5. Will we finally meet Charlie?
If you mean hear Charlie through that iconic white speaker (as depicted in the trailer), then yes. According to producer Max Handelman, there will be “moments they communicate with Charlie” throughout the film. But will viewers finally see who he is? “Maybe. Maybe not,” the producer said. “There’s a mystery going throughout: Who is Charlie? If we’re playing the story straight, meaning the company was born in the ‘70s, and it’s 2018, you might ask yourself: Who is Charlie? How old would Charlie be today? Who’s really running this?” he explained. “And that’s a question that comes up over the course of the film.”
6. Is the movie like any projects outside Charlie’s Angels?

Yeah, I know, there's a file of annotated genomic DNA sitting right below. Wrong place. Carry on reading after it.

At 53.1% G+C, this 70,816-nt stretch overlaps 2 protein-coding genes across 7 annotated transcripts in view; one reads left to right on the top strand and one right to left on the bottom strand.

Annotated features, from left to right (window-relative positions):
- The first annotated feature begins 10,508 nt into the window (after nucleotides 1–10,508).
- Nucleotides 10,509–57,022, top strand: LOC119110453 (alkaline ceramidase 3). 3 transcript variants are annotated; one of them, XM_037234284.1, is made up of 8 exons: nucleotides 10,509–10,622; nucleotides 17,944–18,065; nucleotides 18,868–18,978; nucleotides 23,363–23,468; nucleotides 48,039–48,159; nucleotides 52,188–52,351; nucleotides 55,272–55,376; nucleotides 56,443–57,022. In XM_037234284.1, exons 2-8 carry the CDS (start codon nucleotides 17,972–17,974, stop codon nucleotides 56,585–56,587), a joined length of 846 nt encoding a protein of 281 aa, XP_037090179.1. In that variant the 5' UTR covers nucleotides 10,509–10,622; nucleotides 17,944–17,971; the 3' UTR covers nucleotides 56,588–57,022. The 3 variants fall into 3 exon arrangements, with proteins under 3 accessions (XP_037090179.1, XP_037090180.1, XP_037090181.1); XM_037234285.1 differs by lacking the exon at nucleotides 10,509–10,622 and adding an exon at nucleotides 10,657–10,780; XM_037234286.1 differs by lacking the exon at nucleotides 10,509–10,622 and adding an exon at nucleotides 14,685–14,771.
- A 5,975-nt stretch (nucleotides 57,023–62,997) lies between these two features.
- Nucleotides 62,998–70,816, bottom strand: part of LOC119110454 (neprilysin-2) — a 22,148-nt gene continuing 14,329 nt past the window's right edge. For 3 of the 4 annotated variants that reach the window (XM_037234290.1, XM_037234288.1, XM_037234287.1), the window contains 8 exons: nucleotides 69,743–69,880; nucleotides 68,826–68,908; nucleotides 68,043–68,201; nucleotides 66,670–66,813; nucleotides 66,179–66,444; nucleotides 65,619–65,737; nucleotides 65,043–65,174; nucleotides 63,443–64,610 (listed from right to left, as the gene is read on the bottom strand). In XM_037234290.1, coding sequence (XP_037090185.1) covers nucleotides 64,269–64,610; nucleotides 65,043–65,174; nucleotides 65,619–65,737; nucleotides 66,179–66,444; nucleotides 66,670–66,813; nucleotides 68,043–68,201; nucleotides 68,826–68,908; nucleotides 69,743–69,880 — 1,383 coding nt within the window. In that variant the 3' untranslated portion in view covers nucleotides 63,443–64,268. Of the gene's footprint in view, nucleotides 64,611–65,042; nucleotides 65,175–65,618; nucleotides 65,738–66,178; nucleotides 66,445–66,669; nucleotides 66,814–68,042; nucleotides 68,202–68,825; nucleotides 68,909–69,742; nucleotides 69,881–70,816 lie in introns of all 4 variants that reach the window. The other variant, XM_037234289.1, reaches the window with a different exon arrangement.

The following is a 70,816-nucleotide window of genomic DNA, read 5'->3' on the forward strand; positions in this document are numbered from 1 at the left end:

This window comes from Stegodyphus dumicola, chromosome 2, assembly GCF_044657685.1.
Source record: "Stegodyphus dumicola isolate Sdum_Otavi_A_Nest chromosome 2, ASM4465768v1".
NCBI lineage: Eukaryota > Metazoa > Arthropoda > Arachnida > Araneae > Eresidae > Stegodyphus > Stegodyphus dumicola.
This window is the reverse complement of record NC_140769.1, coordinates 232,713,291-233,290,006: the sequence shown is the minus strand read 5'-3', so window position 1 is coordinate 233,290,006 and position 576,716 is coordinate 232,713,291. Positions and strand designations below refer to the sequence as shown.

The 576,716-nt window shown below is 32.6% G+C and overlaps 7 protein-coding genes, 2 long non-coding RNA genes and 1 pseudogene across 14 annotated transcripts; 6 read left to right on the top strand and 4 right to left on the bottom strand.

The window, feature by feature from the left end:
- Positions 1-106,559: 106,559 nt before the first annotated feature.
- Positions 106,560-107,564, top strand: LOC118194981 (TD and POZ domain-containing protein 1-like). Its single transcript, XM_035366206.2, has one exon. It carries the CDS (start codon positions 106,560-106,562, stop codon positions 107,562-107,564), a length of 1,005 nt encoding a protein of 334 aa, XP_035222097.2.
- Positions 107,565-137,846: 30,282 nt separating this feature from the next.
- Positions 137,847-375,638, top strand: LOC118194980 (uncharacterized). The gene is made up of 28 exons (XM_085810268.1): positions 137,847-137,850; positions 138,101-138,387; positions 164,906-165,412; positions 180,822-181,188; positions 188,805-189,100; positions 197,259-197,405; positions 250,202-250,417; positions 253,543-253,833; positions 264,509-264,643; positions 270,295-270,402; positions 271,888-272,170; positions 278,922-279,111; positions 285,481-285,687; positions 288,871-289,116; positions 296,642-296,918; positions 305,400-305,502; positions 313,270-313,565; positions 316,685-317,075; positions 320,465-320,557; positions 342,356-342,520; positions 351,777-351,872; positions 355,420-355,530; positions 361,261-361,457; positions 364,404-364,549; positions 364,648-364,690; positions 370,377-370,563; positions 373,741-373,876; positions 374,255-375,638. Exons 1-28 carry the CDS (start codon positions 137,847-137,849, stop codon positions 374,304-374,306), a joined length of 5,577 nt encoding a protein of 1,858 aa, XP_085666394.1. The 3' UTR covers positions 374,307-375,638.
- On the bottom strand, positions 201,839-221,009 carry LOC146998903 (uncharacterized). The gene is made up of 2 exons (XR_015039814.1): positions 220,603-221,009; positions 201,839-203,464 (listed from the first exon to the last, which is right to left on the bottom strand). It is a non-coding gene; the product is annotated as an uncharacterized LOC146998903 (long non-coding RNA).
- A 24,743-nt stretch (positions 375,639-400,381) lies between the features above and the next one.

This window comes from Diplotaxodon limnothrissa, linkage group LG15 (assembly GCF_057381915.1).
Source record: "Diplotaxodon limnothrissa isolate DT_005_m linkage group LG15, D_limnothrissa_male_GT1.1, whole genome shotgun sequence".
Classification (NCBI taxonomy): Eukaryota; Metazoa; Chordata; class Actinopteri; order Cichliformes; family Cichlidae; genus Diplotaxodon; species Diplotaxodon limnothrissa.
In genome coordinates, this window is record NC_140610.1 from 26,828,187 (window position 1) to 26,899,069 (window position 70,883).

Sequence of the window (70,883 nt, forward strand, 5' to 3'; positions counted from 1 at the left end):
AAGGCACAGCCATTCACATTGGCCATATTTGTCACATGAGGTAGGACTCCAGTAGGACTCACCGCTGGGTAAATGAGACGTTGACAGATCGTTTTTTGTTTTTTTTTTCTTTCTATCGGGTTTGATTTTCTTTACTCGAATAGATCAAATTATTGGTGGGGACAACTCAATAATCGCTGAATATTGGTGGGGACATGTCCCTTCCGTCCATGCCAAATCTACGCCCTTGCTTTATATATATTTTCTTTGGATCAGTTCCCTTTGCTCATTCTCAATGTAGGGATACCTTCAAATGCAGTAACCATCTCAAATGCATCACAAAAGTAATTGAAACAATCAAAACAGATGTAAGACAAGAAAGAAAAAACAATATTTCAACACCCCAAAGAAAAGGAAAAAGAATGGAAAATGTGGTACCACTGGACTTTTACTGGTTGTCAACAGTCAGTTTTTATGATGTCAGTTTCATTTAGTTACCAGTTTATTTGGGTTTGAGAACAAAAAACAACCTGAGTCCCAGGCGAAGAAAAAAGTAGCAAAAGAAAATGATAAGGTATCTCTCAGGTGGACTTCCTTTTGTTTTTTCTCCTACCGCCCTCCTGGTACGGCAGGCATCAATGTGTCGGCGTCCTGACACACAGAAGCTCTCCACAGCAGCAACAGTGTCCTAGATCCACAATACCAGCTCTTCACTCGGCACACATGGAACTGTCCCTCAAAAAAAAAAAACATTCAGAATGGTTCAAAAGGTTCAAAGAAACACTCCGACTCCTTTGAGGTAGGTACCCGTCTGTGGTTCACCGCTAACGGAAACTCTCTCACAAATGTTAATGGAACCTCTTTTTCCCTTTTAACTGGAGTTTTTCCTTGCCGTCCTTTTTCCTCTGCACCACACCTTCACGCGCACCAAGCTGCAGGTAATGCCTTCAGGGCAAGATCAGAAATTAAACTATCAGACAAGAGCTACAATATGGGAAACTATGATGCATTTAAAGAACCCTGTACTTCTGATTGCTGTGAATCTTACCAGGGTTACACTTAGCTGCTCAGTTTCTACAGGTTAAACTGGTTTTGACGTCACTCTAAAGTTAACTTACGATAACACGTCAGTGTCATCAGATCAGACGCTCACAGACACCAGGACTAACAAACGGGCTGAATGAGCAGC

You bet. Banks said she took inspiration from Tony Scott films, Mission Impossible, Wonder Woman, Atomic Blonde and John Wick. Handelman further described how certain characters are inspired by those from films in the past. “Elizabeth was like, we’re not gonna do the obligatory training montage, where the female characters get to prove to you why they’re badass. They just are,” explained Handelman, specifically of Sabina and Jane, who are trained from the get-go. “It's in the same way that you never see Ethan Hunt train to become Ethan Hunt. He just is. When you first meet Jason Bourne, he just is a total badass.” Although there may not be direct connections to films Banks worked on with these cast members in the past (like Hunger Games with Claflin and Snow White with Stewart), Claflin said the director reminisced on these films “constantly.”
7. What’s the new logo?